Academic journal article Journal of Financial Management & Analysis

Financial Management Indicators to Aid Decision Making (Statistics)

Academic journal article Journal of Financial Management & Analysis

Financial Management Indicators to Aid Decision Making (Statistics)

Article excerpt

Monitored by

Om Sal Ram Centre for Financial Management Research

Mum bai, INDIA

Japanese arid Korean Kinship Networks

In the last decade, Asian countries have made great and rapid economic gains. As many Asian firms out-performed their US counterparts, some researchers began to speculate on whether the organizational structures of business groups - - specifically, the Korean family-owned conglomerates called Chaebols and the Japanese conglomerates known as Keiretsus - - were the causes of these economic gains. Chaebols and Keiretsus are groups of independent companies operating in different markets with different products and services but under common administrative and financial controls. The groups depend on each other for leadership, human resources, and R&D functions, and are extremely important to the economies of their respective countries. The Chaebols are credited with the rapid development of the Korean economy after the Korean War and the Keiretsus are credited with the tremendous economic growth of Japan after World War II.

Ownership and Control

The stock of Korean Chaebol member companies is heavily owned and controlled by the owner' family members, whereas the controlling ownership in Japanese Keiretsu members are spread among their affiliated companies. These differences in ownership have resulted in different management styles (autocratic versus collective) and focuses (shareholder versus stakeholder).

CHAEBOLS

* Chaebol ownership generally follows one of three patterns :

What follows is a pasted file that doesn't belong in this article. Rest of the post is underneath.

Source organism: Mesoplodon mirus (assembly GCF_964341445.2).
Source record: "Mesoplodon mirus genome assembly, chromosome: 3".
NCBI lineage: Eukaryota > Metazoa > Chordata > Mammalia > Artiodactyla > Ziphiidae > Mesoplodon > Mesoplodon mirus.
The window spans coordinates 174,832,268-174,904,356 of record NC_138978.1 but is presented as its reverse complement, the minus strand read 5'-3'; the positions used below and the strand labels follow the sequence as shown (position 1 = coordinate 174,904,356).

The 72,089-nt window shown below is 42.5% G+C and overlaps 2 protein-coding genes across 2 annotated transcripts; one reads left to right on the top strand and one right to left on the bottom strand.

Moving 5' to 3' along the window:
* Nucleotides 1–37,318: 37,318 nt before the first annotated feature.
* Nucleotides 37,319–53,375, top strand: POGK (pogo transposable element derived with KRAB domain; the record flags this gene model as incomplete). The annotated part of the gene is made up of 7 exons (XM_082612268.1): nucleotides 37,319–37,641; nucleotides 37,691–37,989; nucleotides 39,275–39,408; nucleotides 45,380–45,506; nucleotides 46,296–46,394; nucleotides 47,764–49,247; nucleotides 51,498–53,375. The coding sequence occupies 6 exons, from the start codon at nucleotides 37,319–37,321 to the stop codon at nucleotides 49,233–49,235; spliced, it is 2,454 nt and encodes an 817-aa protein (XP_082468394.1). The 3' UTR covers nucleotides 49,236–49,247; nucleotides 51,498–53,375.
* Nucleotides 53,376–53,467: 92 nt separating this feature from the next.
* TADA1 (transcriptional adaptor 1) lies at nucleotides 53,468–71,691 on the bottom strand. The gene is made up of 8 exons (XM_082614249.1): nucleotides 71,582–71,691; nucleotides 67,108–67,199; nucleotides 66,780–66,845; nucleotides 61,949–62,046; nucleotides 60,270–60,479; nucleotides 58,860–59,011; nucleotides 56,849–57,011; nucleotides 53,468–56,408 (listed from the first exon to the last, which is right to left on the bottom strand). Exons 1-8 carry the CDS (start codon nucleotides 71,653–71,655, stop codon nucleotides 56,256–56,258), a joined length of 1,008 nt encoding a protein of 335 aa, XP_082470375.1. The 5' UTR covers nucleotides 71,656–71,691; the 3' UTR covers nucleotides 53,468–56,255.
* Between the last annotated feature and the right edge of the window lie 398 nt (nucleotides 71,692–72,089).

* sole possession, whereby the founder or his family members and relatives own all affiliated enterprises.

* domination by the core company, whereby the founder or his family members and relatives own the core company, which in turn owns other affiliated enterprises.

* mutual possession, whereby the founder or his family members and relatives own the core company and/or some kind of foundation, which in turn owns other affiliated enterprises

It is a symbol of commitment and mutual obligation to the group. It is also a means of sharing risks and preventing hostile takeovers. However, with the risk to individual members reduced, the original intention of the practice as a reinforcement of group loyalty has been forgotten by some members.

KEIRETSUS

* Because the ownership of individual firms in a Keiretsu is spread among áffiliated companies without a major owner, leadership tends to be collective without a major owner, leadership tends to be collective rather than autocratic. Moreover, the individual firms are concerned more with stakeholders' interests than with those of shareholders. The member companies tend to collude and do what they consider to be in their own best interests rather than work toward increasing the total value of the group. The practice of cross-stock ownership seems to serve as a means of promoting self-interest rather than as a means of controlling group behaviour.

Chaebols - Keiretsus : Comparative Appraisal

In response to the recent financial crisis, Chaebols have acted much more quickly than the Keiretsus. As soon as the Korean Government decided to accept the International Monetary Fund (IMF) loans, Chaebol leaders reduced their investment priorities, focused on maintaining a stable cash flow, and increased efforts to downsize companies through wage freezes or layoffs. The Japanese Keiretsus have also been under a great deal of external pressure to reform. Either through direct or indirect ownership, Chaebols operate under the close supervision and control of a family, which in turn is responsible to its head.

This highly converged ownership has two major effects on the managerial orientation of the Chaebols:

First, family members can exercise a great deal of influence on managerial activities. Because 31 per cent of the executive officers of the top 20 Korean Chaebols consist of the, owners' family members, agency costs can be avoided. …

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